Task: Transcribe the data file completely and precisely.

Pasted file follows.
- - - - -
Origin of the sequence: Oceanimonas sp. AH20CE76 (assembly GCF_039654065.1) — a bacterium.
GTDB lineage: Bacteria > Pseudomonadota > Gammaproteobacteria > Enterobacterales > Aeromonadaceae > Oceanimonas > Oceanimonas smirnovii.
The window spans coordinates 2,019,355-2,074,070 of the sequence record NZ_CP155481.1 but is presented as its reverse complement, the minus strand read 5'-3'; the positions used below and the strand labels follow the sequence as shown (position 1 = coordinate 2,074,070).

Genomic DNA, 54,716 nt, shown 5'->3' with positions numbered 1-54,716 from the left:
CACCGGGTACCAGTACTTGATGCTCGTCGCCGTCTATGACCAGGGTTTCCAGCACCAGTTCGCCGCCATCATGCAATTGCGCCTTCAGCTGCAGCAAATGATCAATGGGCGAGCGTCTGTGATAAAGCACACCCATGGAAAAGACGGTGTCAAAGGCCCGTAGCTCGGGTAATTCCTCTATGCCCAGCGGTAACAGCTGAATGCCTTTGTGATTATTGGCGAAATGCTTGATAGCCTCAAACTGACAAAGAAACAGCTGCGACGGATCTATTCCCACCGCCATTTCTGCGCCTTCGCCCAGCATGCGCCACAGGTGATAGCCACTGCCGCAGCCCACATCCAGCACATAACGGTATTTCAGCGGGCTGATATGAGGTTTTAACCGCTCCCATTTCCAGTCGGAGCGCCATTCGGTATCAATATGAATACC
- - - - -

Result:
Origin of the sequence: Oceanimonas sp. AH20CE76 (assembly GCF_039654065.1) — a bacterium.
GTDB lineage: Bacteria > Pseudomonadota > Gammaproteobacteria > Enterobacterales > Aeromonadaceae > Oceanimonas > Oceanimonas smirnovii.
The window spans coordinates 2,019,355-2,074,070 of the sequence record NZ_CP155481.1 but is presented as its reverse complement, the minus strand read 5'-3'; the positions used below and the strand labels follow the sequence as shown (position 1 = coordinate 2,074,070).

Genomic DNA, 54,716 nt, shown 5'->3' with positions numbered 1-54,716 from the left:
CACCGGGTACCAGTACTTGATGCTCGTCGCCGTCTATGACCAGGGTTTCCAGCACCAGTTCGCCGCCATCATGCAATTGCGCCTTCAGCTGCAGCAAATGATCAATGGGCGAGCGTCTGTGATAAAGCACACCCATGGAAAAGACGGTGTCAAAGGCCCGTAGCTCGGGTAATTCCTCTATGCCCAGCGGTAACAGCTGAATGCCTTTGTGATTATTGGCGAAATGCTTGATAGCCTCAAACTGACAAAGAAACAGCTGCGACGGATCTATTCCCACCGCCATTTCTGCGCCTTCGCCCAGCATGCGCCACAGGTGATAGCCACTGCCGCAGCCCACATCCAGCACATAACGGTATTTCAGCGGGCTGATATGAGGTTTTAACCGCTCCCATTTCCAGTCGGAGCGCCATTCGGTATCAATATGAATACC